A SHIFT IN THE RIGHT DIRECTION – Mercedes-Benz A-Class
The local launch of Mercedes-Benz’s all-new A-Class is a few weeks away, and with that, the German automaker has finally revealed pricing for the premium hatch.
According to their configurator, which has gone live at https://www.mercedes-benz.co.za/passengercars/configurator.html , two variants of the Mercedes A-Class will be available at launch - the A200 and the A250.
The A200, priced from R499 000, will use a turbocharged Renault-Nissan developed 1.4-litre four-cylinder petrol motor, good for 120kw and 250nm. This is up from the 115kw and 250nm produced by the W176 A200’s 1.5-litre turbo motor. And unlike the W176 which was offered in both manual and automatic, it seems – according to the configurator – that the new A200 will be only be available with a 7-speed DCT transmission.
The sportier A250 starts at R593 300, and uses an evolution of the current car’s turbocharged 2.0-litre petrol motor, and now makes 165kw and 350nm. It produces marginally more grunt than its predecessor, up from 160kw and 350nm, so expect an improvement on the W176’s 0-100kph sprint time of 6.3 seconds. It will also only be available with a 7-speed DCT transmission.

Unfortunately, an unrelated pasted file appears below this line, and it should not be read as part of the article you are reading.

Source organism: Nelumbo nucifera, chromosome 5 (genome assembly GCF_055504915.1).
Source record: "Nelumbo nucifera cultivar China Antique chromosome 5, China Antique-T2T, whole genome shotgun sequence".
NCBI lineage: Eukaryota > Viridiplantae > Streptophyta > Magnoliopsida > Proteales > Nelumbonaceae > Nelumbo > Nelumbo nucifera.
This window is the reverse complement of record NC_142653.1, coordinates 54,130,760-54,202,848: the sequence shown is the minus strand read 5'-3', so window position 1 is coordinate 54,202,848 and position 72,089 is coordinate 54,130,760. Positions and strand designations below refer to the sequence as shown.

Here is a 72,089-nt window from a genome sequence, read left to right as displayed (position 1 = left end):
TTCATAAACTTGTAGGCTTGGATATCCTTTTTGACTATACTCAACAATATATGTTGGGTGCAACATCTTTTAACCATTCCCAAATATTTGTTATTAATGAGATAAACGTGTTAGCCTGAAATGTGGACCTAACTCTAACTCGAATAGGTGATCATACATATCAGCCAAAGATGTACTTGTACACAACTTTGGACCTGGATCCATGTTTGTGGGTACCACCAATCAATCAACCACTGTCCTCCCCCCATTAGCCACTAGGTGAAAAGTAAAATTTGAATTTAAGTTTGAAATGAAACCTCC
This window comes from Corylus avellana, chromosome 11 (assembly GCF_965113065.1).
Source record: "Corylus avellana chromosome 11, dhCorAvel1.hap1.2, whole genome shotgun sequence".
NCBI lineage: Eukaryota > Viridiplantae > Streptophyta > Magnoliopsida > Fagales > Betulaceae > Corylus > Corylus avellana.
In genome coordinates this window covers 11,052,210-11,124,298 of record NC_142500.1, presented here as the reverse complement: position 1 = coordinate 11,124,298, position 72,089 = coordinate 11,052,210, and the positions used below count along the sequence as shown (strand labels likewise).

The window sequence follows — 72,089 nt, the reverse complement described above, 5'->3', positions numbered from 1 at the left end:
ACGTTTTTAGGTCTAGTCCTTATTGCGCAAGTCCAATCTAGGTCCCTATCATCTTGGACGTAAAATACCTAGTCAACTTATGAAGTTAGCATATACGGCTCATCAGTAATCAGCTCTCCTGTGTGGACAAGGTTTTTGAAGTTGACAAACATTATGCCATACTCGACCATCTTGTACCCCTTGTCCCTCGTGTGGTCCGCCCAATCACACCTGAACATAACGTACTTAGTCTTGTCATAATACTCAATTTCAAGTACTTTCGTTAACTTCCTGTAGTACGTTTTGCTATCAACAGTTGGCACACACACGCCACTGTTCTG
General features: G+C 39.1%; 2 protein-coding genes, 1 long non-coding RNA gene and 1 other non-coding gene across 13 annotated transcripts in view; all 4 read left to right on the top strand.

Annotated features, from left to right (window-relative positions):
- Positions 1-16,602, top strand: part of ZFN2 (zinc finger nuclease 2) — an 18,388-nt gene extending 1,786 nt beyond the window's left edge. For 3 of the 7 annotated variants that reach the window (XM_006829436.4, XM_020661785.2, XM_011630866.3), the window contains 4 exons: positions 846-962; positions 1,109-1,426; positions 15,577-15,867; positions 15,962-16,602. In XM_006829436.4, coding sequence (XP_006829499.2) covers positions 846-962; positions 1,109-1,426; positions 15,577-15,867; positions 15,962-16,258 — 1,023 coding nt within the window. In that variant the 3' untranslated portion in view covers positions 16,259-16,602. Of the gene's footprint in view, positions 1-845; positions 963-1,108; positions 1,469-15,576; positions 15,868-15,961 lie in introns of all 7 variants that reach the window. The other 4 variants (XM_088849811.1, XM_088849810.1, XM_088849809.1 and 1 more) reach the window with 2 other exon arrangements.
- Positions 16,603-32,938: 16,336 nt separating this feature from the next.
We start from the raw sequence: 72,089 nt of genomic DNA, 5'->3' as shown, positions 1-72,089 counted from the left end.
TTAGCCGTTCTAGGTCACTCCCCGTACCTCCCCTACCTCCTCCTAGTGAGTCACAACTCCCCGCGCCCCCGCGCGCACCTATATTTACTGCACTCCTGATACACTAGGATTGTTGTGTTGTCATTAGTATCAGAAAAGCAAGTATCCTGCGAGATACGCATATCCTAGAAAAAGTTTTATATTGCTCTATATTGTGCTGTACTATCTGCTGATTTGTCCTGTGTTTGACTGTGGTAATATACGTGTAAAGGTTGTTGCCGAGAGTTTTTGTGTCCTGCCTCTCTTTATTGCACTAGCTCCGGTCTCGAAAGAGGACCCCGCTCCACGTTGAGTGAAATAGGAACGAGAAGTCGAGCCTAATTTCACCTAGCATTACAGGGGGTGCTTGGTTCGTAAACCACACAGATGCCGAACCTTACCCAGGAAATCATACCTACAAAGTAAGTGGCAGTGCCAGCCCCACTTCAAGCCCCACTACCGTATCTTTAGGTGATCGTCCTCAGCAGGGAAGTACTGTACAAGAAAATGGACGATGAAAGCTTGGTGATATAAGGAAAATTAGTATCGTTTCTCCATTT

While the initial reaction has been that this is deemed “pricey”, it’s important to note that this pricing has been kept very much in line with the pricing for the previous-generation A-Class, which is still on sale. And when you factor in that the standard features on the new car is far more extensive than its predecessor and its competitors, the pricing appears quite fair. As expected, the options list is extensive, but it’s good to see that Mercedes-Benz's spectacular MBUX multimedia system is standard equipment in the new A.
One of the biggest technical differences though between the two models that form the basis for the new A-Class’ South African assault, is that the A200 uses a torsion beam rear suspension setup, whilst the A250 makes use of a four-link suspension setup at the rear. Also, surprisingly, colour options for the A3-rival are limited, with only four metallic, and three standard colours being offered.
No news on the Mercedes-AMG A35 and A45 siblings, but expect those to only reach our shores late in 2019.
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